• Hives
  • Swelling in the face, throat or other body parts
  • Stomach pain
  • Nausea and vomiting

If your symptoms are:

  • Mild: Take an antihistamine (Allegra, Benadryl, Claritin). Symptoms usually go away within a day.
  • Sudden and severe, with trouble breathing: Get emergency care. Symptoms can take a few days to go away.

Diagnosis: We’ll talk with you about your history of symptoms. This is our best tool for diagnosing a food allergy. We may do a skin-prick or blood test to confirm the diagnosis. Our doctors and nurses are trained to help children and adults through this process.

If needed, we may do a food challenge in our clinic, exposing you to the food in small steps.

Food protein-induced enterocolitis (FPIES)

What it is: A reaction to a food protein that causes the intestines to swell (inflammation). Symptoms usually appear one to four hours after eating.

Who’s affected: FPIES affects mostly babies and children under 5. It can affect adults.

Symptoms in babies and children:

  • Repeated or severe vomiting
  • Diarrhea
  • Dehydration
  • Feeling weak and tired
  • Loss of color
  • In some cases, a drop in blood pressure

Symptoms in adults:

  • Diarrhea one to four hours after eating (delayed diarrhea)
  • Cramplike pain in the belly

If your symptoms are:

  • Mild:  Drink fluids to stay hydrated.
  • Severe: Get medical care.

Evaluation: We may do tests to see if something else is causing symptoms. We may do a food challenge in our clinic, exposing you to the food in small steps.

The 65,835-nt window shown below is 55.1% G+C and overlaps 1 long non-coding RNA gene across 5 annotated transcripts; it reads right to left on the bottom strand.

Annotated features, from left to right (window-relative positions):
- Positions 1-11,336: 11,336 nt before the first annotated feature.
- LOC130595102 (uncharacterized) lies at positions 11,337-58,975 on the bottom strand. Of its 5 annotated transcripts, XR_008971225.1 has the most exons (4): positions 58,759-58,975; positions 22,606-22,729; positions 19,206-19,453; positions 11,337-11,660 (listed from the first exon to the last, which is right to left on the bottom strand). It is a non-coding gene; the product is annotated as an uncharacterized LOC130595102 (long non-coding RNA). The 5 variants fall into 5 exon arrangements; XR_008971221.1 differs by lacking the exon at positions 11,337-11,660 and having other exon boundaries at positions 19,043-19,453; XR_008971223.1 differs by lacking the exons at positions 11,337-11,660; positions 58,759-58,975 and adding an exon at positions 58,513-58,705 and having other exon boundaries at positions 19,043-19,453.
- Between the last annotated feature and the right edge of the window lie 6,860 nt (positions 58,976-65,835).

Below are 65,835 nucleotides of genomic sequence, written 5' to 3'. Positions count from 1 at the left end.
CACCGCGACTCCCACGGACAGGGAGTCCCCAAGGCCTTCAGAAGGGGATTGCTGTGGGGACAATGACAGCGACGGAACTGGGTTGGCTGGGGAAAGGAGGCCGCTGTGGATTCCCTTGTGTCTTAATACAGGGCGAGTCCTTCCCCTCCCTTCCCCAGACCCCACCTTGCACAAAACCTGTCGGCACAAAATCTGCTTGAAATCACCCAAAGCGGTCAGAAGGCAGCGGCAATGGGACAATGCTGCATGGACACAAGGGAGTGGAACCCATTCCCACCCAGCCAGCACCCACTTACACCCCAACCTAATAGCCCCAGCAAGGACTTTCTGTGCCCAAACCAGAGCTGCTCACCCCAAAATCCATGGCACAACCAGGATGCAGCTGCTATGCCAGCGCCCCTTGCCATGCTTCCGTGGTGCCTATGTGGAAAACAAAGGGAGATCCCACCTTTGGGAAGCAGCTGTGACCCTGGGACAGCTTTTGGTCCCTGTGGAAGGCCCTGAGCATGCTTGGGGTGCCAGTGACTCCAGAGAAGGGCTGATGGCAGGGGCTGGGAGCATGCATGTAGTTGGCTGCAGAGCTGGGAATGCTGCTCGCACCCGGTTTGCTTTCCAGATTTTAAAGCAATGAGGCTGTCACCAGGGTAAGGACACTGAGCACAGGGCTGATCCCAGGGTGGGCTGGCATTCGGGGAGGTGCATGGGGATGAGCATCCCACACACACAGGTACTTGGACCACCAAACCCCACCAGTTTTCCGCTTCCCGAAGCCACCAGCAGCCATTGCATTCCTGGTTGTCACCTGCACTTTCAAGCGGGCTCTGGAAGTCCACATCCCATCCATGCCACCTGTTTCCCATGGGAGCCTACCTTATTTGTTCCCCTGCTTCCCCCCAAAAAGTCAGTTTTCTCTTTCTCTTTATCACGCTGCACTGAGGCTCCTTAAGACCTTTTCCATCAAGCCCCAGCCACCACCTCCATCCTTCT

Eosinophilic esophagitis (EoE)

What it is: A chronic (ongoing) condition that damages the esophagus, the food pipe that connects the throat and stomach. In this condition, white blood cells called eosinophils build up inside the esophagus. This can hurt the tissue or cause it to swell.

Who’s affected: You are more likely to develop EoE if you have:

  • Food or seasonal allergies
  • Acid reflux (when stomach acid rises into the esophagus)


  • Trouble swallowing
  • Food getting stuck in the esophagus
  • Chest pain or heartburn
  • Vomiting
  • Slow growth or slow weight gain in children

If your symptoms are:

  • Mild: We may have you try a special diet or medication.
  • Serious: We may do a procedure that stretches your esophagus.

Evaluation: We may do blood tests. You may see a gastroenterologist, a digestive-system doctor, to:

  • Look at your esophagus in a procedure called an upper endoscopy. It uses a tiny camera at the end of a flexible tube.